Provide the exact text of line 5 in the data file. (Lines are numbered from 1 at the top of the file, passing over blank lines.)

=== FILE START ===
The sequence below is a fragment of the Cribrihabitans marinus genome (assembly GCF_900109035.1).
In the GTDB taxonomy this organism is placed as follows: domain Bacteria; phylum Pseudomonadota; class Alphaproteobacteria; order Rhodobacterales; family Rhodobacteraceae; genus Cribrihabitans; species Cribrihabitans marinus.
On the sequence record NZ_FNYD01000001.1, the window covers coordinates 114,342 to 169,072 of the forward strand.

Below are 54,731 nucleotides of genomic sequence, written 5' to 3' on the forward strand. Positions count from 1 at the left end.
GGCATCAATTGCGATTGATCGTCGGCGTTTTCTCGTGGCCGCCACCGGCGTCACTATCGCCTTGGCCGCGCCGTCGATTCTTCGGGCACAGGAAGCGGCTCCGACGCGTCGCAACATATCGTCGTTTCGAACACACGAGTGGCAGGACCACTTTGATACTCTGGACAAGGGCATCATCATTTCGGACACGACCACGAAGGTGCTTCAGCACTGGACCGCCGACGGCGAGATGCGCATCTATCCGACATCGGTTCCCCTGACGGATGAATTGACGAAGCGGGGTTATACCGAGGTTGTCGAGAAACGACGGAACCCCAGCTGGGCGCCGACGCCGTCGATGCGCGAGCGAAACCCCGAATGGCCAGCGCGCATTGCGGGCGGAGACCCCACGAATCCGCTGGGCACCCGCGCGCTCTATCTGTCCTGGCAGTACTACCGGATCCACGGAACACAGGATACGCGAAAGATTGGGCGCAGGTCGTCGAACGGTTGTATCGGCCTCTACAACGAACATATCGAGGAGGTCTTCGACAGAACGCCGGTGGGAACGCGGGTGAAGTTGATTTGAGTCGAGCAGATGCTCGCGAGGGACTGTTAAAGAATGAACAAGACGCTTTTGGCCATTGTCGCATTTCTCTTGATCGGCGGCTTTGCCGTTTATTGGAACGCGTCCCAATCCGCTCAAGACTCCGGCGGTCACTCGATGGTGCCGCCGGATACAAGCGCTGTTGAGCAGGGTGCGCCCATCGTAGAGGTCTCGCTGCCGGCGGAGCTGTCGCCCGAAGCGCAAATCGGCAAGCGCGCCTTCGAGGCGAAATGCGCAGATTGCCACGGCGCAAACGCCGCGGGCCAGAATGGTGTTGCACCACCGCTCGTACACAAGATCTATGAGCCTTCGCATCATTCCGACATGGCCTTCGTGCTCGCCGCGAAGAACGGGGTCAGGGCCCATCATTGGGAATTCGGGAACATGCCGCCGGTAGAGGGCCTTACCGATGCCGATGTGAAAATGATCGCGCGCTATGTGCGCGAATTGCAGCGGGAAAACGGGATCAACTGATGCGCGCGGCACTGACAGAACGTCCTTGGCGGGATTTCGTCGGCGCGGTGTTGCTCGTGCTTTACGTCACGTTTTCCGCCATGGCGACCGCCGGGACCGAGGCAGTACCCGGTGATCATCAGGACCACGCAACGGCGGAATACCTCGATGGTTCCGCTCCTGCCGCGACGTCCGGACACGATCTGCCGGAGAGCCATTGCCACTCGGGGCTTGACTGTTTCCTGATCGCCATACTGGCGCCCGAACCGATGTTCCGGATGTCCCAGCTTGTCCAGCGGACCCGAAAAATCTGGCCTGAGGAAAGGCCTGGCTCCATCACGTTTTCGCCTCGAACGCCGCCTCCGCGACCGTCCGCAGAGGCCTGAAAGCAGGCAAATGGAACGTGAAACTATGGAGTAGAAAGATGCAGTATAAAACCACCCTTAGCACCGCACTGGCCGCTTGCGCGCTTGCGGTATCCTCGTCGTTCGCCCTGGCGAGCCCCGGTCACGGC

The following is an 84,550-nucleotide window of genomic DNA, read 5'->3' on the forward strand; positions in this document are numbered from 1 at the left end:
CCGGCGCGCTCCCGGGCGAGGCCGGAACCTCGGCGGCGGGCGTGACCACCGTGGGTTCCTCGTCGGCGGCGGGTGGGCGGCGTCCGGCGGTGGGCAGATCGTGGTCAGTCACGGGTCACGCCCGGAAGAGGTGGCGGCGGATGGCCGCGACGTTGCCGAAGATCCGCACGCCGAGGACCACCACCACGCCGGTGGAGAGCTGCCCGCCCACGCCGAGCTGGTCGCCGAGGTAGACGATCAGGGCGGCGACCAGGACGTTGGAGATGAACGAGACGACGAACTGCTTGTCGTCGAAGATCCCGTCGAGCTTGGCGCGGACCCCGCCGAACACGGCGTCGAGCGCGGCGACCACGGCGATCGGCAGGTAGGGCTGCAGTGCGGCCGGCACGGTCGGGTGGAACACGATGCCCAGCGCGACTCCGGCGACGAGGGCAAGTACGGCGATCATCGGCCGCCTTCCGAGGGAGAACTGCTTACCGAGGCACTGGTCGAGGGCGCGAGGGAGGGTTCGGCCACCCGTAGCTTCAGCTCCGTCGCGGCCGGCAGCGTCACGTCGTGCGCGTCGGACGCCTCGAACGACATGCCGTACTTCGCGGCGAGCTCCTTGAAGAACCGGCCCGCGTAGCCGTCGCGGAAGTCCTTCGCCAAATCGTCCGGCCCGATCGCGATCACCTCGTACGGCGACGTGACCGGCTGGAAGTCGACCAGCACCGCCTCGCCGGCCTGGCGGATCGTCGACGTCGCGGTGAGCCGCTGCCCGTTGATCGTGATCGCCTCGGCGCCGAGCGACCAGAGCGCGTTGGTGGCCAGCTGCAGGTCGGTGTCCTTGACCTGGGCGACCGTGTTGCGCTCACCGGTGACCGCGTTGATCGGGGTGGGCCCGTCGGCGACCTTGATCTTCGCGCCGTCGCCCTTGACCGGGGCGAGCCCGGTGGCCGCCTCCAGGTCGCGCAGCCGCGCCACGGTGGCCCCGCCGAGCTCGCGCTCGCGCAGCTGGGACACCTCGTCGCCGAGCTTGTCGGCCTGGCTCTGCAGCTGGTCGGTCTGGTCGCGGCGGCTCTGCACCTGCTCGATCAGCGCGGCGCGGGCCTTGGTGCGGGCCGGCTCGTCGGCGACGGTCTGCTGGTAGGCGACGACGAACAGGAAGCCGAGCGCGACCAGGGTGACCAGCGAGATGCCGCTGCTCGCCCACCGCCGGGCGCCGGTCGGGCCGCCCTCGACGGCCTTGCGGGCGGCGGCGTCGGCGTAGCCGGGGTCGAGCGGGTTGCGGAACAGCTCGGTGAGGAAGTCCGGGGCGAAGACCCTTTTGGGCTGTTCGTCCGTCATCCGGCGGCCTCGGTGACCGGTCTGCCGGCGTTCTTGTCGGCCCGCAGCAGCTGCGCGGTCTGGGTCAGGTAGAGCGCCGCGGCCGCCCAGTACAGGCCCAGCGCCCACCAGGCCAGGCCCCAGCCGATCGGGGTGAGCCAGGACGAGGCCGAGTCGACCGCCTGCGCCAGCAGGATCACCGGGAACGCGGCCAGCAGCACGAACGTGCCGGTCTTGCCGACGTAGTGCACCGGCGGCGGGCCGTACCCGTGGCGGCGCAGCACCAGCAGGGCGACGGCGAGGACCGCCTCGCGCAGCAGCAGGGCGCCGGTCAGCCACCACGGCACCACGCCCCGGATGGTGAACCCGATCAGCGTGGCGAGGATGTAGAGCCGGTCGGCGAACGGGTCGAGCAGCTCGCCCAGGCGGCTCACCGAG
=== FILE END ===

GGCATCAATTGCGATTGATCGTCGGCGTTTTCTCGTGGCCGCCACCGGCGTCACTATCGCCTTGGCCGCGCCGTCGATTCTTCGGGCACAGGAAGCGGCTCCGACGCGTCGCAACATATCGTCGTTTCGAACACACGAGTGGCAGGACCACTTTGATACTCTGGACAAGGGCATCATCATTTCGGACACGACCACGAAGGTGCTTCAGCACTGGACCGCCGACGGCGAGATGCGCATCTATCCGACATCGGTTCCCCTGACGGATGAATTGACGAAGCGGGGTTATACCGAGGTTGTCGAGAAACGACGGAACCCCAGCTGGGCGCCGACGCCGTCGATGCGCGAGCGAAACCCCGAATGGCCAGCGCGCATTGCGGGCGGAGACCCCACGAATCCGCTGGGCACCCGCGCGCTCTATCTGTCCTGGCAGTACTACCGGATCCACGGAACACAGGATACGCGAAAGATTGGGCGCAGGTCGTCGAACGGTTGTATCGGCCTCTACAACGAACATATCGAGGAGGTCTTCGACAGAACGCCGGTGGGAACGCGGGTGAAGTTGATTTGAGTCGAGCAGATGCTCGCGAGGGACTGTTAAAGAATGAACAAGACGCTTTTGGCCATTGTCGCATTTCTCTTGATCGGCGGCTTTGCCGTTTATTGGAACGCGTCCCAATCCGCTCAAGACTCCGGCGGTCACTCGATGGTGCCGCCGGATACAAGCGCTGTTGAGCAGGGTGCGCCCATCGTAGAGGTCTCGCTGCCGGCGGAGCTGTCGCCCGAAGCGCAAATCGGCAAGCGCGCCTTCGAGGCGAAATGCGCAGATTGCCACGGCGCAAACGCCGCGGGCCAGAATGGTGTTGCACCACCGCTCGTACACAAGATCTATGAGCCTTCGCATCATTCCGACATGGCCTTCGTGCTCGCCGCGAAGAACGGGGTCAGGGCCCATCATTGGGAATTCGGGAACATGCCGCCGGTAGAGGGCCTTACCGATGCCGATGTGAAAATGATCGCGCGCTATGTGCGCGAATTGCAGCGGGAAAACGGGATCAACTGATGCGCGCGGCACTGACAGAACGTCCTTGGCGGGATTTCGTCGGCGCGGTGTTGCTCGTGCTTTACGTCACGTTTTCCGCCATGGCGACCGCCGGGACCGAGGCAGTACCCGGTGATCATCAGGACCACGCAACGGCGGAATACCTCGATGGTTCCGCTCCTGCCGCGACGTCCGGACACGATCTGCCGGAGAGCCATTGCCACTCGGGGCTTGACTGTTTCCTGATCGCCATACTGGCGCCCGAACCGATGTTCCGGATGTCCCAGCTTGTCCAGCGGACCCGAAAAATCTGGCCTGAGGAAAGGCCTGGCTCCATCACGTTTTCGCCTCGAACGCCGCCTCCGCGACCGTCCGCAGAGGCCTGAAAGCAGGCAAATGGAACGTGAAACTATGGAGTAGAAAGATGCAGTATAAAACCACCCTTAGCACCGCACTGGCCGCTTGCGCGCTTGCGGTATCCTCGTCGTTCGCCCTGGCGAGCCCCGGTCACGGC